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http://forums.delphiforums.com/CheoyLeeAssoc/messages

this is forum for Cheoy Lee's good information for restoration
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post #7 of 17 Old 09-07-2006
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Does your Cheoy Lee have teak decks? That would add a whole new dimension, of course...it sounds like if your considering going in from above that you do not. Anyway your $15k quote sounds like a re-coring of most or all of the deck. You mention it was obvious that most of the deck was rotted or delam'd - had you determined that with a moisture meter, by feel or the sound the deck makes when you walk on it? Reason I ask is that you may want to consider the less invasive, less technically demanding option of drilling 1/4" holes from above in the wet or delam'd areas, maybe 1" apart, drying the core out and then refilling with epoxy.

I did this in a Columbia 32 over about 20-30 of my deck - in those areas where I could actually feel the softness of the core (confirmed by the mush that the drill bit sucked out. I drilled a pattern of holes about 1" apart radiating out to the points where the drill pulled up dry core, being carefull not to pierce bottom skin. I also drilled where you could hear the crunching sound of delamination. In those areas the core was dry (that's why I heard crunching) and it just needed "gluing".

I'd do about 2-3 feet of deck at a time and kept a heat lamp or other heat source going for a few days down below to get it to dry thoroughly. There were some areas that were so wet I actually pulled out water and disintegrated core material by rotating an ice pick in the hole and using a large wet-vac to suck out whatever I could from the hole and adjacent holes. After a few days of drying, I'd very slowly inject straight, unthickened West epoxy into all the holes until they filled.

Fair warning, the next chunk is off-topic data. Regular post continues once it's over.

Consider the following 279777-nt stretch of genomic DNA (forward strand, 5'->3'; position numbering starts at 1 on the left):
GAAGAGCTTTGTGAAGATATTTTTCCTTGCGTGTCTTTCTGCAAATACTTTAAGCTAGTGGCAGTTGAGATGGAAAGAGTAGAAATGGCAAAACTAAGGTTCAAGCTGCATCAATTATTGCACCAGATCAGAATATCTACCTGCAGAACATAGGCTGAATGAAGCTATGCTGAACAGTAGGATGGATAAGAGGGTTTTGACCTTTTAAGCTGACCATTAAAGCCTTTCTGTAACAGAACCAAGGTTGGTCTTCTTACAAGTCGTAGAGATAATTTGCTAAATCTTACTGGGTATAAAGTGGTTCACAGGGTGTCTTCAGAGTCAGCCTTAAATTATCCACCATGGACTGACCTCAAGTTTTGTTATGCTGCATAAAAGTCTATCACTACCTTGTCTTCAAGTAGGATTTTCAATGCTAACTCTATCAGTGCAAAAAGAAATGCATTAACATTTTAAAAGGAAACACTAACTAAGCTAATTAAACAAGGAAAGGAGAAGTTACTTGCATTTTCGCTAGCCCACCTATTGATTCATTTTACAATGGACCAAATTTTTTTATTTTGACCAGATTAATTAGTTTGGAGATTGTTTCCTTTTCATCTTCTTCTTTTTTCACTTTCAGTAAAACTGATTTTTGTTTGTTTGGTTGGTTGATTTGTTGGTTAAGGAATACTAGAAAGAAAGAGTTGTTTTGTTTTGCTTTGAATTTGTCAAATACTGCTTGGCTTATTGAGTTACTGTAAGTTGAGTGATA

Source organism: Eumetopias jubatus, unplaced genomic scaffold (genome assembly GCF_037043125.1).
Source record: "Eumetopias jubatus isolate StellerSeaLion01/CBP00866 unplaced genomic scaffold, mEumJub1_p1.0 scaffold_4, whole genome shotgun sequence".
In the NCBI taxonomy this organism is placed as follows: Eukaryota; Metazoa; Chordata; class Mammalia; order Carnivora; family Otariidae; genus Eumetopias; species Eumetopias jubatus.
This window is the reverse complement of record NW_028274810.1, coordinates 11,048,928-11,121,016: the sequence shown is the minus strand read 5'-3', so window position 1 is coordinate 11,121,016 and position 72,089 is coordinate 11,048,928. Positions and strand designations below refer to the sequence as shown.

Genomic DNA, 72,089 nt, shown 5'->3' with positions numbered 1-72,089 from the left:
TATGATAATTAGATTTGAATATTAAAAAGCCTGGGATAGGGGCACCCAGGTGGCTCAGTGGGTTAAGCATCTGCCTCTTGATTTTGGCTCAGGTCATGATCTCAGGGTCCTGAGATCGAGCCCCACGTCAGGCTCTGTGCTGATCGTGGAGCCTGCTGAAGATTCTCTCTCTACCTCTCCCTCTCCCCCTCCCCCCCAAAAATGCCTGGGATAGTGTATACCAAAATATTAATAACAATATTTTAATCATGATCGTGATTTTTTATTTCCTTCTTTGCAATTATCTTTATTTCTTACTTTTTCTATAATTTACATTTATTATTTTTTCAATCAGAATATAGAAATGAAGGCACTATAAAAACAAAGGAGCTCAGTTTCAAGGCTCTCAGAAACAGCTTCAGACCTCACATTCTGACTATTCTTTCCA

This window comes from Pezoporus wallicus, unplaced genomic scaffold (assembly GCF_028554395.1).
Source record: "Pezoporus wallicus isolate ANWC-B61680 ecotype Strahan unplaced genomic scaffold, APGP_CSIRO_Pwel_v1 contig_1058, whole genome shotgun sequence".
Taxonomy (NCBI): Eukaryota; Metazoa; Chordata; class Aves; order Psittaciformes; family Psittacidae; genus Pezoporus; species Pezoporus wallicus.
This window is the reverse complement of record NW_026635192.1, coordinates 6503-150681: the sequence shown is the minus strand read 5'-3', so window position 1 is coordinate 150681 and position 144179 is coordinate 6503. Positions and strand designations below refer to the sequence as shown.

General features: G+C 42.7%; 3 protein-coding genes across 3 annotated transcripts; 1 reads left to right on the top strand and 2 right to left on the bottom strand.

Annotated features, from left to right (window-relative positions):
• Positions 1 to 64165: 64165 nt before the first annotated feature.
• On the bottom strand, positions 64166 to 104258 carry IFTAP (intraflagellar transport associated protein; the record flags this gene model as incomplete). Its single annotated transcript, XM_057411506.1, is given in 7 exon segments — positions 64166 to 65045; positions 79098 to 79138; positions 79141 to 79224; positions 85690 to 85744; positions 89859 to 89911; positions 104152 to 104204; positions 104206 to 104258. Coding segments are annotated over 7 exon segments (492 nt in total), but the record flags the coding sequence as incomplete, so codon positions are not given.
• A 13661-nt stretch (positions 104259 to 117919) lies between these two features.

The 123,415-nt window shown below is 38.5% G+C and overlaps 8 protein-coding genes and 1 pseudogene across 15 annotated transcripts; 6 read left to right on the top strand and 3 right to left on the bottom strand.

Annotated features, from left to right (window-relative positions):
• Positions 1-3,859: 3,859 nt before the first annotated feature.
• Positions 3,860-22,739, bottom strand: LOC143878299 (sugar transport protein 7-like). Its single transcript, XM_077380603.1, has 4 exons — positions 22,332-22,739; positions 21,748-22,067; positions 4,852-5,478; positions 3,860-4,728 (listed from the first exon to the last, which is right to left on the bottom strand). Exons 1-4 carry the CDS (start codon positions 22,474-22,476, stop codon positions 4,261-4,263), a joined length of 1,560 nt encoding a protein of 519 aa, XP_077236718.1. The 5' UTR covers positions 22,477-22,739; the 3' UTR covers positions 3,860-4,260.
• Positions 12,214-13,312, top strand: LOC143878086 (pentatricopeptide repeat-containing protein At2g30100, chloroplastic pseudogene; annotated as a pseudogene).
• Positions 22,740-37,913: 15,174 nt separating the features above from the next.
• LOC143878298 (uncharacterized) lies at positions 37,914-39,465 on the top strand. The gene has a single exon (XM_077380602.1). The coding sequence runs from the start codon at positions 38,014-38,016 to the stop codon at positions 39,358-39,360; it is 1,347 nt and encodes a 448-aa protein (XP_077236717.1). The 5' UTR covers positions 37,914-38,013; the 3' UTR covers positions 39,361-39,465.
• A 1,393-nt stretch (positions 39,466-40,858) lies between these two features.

I chose this route because I though it was easier to refinish the deck after filling and faring the holes than it would have been if I had to remove and replace the upper skin, even given the challenges a textured non-skid poses. I could also tackle smaller more manageable pieces of the job at a time. Even punky core gets rock solid if it's dried and then filled with unthickened epoxy.

Clearly this process should not be used for an entire deck, but it's likely that you'll find only a portion is so wet that it needs repair. As I said, I kept drilling outward until I found reasonably dry core and then I stopped. I only used about 3 quarts of epoxy for the entire job. I thought this technique gave me a good structural repair with a reasonable investment of time and even more reasonable with respect to money.

Aside from the cost of the epoxy, the biggest expense was drill bits. I think fiberglass is tougher on bits than metal!

I don't think I'd even try a repair from below (can you imagine getting a facefull of epoxy?), or a repair that involved removing teak decking, unless the decking needed replacing.

Get copy of Don Casey's "This Old Boat", if you don't already have one. I think it's mandatory reading for do-it-yourselfers! He outlines this technique in great detail.

Good Luck!!! JPZ
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post #8 of 17 Old 09-08-2006 Thread Starter
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She does have teak decks but I plan on replacing it with treadmaster. I know,it is a shame to get rid of the teak decks because they do look really good. But I need to be sailing and not worrying about the decks all the time.